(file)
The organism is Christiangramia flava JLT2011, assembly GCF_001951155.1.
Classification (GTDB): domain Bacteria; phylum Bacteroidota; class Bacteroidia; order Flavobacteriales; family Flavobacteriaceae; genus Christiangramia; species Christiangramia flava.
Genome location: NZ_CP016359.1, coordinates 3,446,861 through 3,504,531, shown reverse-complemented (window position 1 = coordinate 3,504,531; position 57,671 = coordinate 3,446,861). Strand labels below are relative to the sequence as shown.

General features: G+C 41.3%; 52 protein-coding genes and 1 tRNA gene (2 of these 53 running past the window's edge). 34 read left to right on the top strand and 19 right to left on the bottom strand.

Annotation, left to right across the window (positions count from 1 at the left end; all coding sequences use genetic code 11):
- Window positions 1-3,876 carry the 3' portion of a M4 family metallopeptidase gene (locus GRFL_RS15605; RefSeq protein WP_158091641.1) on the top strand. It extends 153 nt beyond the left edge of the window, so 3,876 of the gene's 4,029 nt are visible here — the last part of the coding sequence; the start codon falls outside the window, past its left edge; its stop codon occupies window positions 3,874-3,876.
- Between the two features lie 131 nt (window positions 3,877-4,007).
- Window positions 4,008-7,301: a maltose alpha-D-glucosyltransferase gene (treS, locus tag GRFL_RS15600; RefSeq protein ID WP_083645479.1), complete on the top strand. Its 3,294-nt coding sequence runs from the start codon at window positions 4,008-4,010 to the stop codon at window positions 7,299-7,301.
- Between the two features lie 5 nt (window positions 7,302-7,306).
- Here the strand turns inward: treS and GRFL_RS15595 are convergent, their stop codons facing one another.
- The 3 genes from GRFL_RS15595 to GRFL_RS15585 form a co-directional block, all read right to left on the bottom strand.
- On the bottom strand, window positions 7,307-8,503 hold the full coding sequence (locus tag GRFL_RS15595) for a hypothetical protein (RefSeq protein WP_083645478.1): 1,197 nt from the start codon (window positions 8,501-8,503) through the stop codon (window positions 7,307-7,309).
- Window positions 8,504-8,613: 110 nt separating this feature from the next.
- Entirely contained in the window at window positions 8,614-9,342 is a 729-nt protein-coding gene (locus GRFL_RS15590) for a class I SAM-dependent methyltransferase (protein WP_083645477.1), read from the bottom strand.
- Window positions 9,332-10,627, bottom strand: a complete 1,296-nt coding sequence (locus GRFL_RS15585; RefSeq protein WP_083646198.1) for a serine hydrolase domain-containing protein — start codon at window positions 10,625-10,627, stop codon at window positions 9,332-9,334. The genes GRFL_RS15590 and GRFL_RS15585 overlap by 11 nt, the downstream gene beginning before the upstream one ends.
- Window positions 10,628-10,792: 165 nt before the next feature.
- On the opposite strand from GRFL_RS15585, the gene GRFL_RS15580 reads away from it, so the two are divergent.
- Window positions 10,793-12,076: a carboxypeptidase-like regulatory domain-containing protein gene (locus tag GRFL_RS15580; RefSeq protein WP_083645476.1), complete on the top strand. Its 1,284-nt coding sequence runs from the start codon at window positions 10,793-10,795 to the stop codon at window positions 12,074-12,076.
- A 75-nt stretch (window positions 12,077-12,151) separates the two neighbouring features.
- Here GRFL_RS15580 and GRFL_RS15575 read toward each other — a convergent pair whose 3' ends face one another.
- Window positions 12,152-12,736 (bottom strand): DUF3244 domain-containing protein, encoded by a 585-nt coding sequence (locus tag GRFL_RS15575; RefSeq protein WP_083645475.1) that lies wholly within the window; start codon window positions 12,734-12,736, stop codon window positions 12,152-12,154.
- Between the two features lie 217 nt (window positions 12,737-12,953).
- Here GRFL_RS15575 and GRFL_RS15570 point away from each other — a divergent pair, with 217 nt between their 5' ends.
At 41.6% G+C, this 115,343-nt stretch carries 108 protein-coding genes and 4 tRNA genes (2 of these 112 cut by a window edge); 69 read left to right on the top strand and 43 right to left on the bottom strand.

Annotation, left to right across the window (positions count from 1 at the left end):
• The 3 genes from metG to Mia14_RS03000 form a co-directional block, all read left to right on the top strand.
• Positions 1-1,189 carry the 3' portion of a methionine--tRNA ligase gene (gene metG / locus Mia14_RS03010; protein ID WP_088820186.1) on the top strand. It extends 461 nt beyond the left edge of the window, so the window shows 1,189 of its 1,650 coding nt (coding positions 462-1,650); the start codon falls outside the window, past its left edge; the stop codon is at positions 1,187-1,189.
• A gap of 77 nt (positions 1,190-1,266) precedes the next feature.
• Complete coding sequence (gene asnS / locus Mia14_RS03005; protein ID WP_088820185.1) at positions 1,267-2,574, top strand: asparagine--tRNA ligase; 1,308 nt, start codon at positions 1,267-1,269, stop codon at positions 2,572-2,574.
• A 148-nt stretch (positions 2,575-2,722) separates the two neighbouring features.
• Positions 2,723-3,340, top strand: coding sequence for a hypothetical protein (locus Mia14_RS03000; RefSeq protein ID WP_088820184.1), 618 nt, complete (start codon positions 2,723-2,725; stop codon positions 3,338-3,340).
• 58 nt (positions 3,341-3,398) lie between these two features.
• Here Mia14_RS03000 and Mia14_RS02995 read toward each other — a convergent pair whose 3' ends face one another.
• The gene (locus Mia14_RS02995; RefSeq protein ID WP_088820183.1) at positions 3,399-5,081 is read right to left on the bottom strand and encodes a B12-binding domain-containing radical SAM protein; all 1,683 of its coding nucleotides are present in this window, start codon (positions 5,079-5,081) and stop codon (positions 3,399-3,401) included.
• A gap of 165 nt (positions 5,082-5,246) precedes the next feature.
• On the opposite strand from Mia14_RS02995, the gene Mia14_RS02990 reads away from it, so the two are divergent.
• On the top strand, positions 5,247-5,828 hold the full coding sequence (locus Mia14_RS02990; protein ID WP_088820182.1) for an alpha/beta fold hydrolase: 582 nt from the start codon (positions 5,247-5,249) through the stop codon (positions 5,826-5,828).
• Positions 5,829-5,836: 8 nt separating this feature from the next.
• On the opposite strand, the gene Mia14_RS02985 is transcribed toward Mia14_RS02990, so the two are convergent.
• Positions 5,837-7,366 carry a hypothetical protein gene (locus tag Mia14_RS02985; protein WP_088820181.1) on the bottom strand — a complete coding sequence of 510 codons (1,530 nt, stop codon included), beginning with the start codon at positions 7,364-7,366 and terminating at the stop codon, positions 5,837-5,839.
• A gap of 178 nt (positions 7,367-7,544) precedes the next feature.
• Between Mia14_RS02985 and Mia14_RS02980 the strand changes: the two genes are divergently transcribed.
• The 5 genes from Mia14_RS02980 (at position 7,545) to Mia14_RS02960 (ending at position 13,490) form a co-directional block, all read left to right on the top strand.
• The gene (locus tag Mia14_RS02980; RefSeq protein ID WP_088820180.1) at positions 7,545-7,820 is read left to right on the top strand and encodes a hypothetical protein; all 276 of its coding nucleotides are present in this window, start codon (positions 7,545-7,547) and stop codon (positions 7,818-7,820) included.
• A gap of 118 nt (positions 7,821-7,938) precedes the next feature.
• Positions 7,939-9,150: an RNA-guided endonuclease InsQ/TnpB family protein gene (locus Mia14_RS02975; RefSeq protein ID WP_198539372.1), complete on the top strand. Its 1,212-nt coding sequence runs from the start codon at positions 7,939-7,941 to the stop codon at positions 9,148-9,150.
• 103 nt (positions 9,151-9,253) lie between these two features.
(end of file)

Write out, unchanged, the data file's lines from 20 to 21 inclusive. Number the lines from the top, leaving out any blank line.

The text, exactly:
- Here GRFL_RS15580 and GRFL_RS15575 read toward each other — a convergent pair whose 3' ends face one another.
- Window positions 12,152-12,736 (bottom strand): DUF3244 domain-containing protein, encoded by a 585-nt coding sequence (locus tag GRFL_RS15575; RefSeq protein WP_083645475.1) that lies wholly within the window; start codon window positions 12,734-12,736, stop codon window positions 12,152-12,154.